As for me, I applaud both Mr. Ginsberg and Mr. Shortz for pushing the crossword humor envelope.
Jokes are little Darwinian memes. They compete amongst themselves to reproduce through retelling, they evolve, and when everyone has finally heard them, they show up as gags, er I mean as quips, in crossword puzzles. That's always been my problem with quip themes. If they're funny, they're already common currency. The Matt Ginsberg example in today's Sunday, July 13 puzzle (answers) distinguishes itself by being of questionable taste so that's a big plus. Not just for me, and I have the server logs to prove it. My most popular blog post of all time is What's your Offensiveness Index?
Who originated this joke? I remember it as a common email signature tag back in the 1990s but I had no luck tracking down the creator. Feel free to claim it's you. As far as I can tell, nobody can dispute you. Anyway, tell me what you think, both about quip puzzles in general and also ones that make you scream in terror or at least groan.
This is Mr. Ginsberg's fifth puzzle, all in 2008. I still remember his "1/64 of a checkerboard, maybe: Abbr." clue in January. There are some fine clues today too. "Take heat from" is UNARM. "Veiled comment" is, of course, I DO. I didn't know the word SPLIFF but I'll be sure to use it now. DEMESNE is the "Lord's land" or the area around an estate. Hale-BOPP is the one comet nearly everyone has seen. Charles Dickens is a favorite of word lovers like me and his shortest novel is HARD TIMES. Even if you've never read any Dickens, you're familiar with some of his opening passages. Hard Times begins with these wonderful paragraphs chock full of sage advice for crossword solvers:
“NOW, what I want is, Facts. Teach these boys and girls nothing but Facts. Facts alone are wanted in life. Plant nothing else, and root out everything else. You can only form the minds of reasoning animals upon Facts: nothing else will ever be of any service to them. This is the principle on which I bring up my own children, and this is the principle on which I bring up these children. Stick to Facts, sir!”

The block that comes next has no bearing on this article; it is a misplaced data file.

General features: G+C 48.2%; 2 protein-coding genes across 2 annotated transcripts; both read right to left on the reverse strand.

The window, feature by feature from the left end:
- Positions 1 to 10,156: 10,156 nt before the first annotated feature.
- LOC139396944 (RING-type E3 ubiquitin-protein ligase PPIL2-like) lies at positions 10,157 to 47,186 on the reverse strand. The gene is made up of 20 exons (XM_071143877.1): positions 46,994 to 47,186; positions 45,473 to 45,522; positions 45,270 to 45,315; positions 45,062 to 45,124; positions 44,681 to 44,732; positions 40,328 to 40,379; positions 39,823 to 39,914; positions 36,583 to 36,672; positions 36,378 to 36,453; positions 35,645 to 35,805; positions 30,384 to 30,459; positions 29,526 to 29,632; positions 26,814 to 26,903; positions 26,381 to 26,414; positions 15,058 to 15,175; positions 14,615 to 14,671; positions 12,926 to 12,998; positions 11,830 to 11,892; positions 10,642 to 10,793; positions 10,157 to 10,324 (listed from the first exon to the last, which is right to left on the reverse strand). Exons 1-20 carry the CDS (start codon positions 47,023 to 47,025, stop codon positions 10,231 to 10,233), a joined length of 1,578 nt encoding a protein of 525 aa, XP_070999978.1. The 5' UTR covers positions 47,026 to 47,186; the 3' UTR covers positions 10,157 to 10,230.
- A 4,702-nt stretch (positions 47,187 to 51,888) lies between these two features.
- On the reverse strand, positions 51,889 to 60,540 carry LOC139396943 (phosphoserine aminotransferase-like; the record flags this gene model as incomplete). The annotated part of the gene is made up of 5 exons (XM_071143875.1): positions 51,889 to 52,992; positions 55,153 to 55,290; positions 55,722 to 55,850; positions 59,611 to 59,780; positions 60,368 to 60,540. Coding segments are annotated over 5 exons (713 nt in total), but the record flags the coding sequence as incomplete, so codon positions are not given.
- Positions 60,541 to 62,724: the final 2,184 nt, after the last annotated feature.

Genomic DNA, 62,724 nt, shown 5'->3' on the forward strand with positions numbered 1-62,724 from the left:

THOMAS GRADGRIND, sir. A man of realities. A man of facts and calculations. A man who proceeds upon the principle that two and two are four, and nothing over, and who is not to be talked into allowing for anything over. Thomas Gradgrind, sir — peremptorily Thomas — Thomas Gradgrind. With a rule and a pair of scales, and the multiplication table always in his pocket, sir, ready to weigh and measure any parcel of human nature, and tell you exactly what it comes to. It is a mere question of figures, a case of simple arithmetic. You might hope to get some other nonsensical belief into the head of George Gradgrind, or Augustus Gradgrind, or John Gradgrind, or Joseph Gradgrind (all supposititious, non-existent persons), but into the head of Thomas Gradgrind — no, sir!
Update: Some readers have inferred that I thought Mr. Ginsberg was taking credit for the quip himself. Not at all. Constructors quote famous gags all the time and the presumption is always that it's a third-party quote.
I've also been asked in email if I would have loved the crossword if I hadn't already known the gag. The answer is yes but to be clear, I loved it anyway. It's a solid and entertaining puzzle. I'm sure it's more fun for people who haven't heard the joke.
Finally, PhillySolver (who else?) dug up some biographical info on our constructor. It was written a year ago, before Dr. Ginsberg's first NYT publication. It's an interesting read.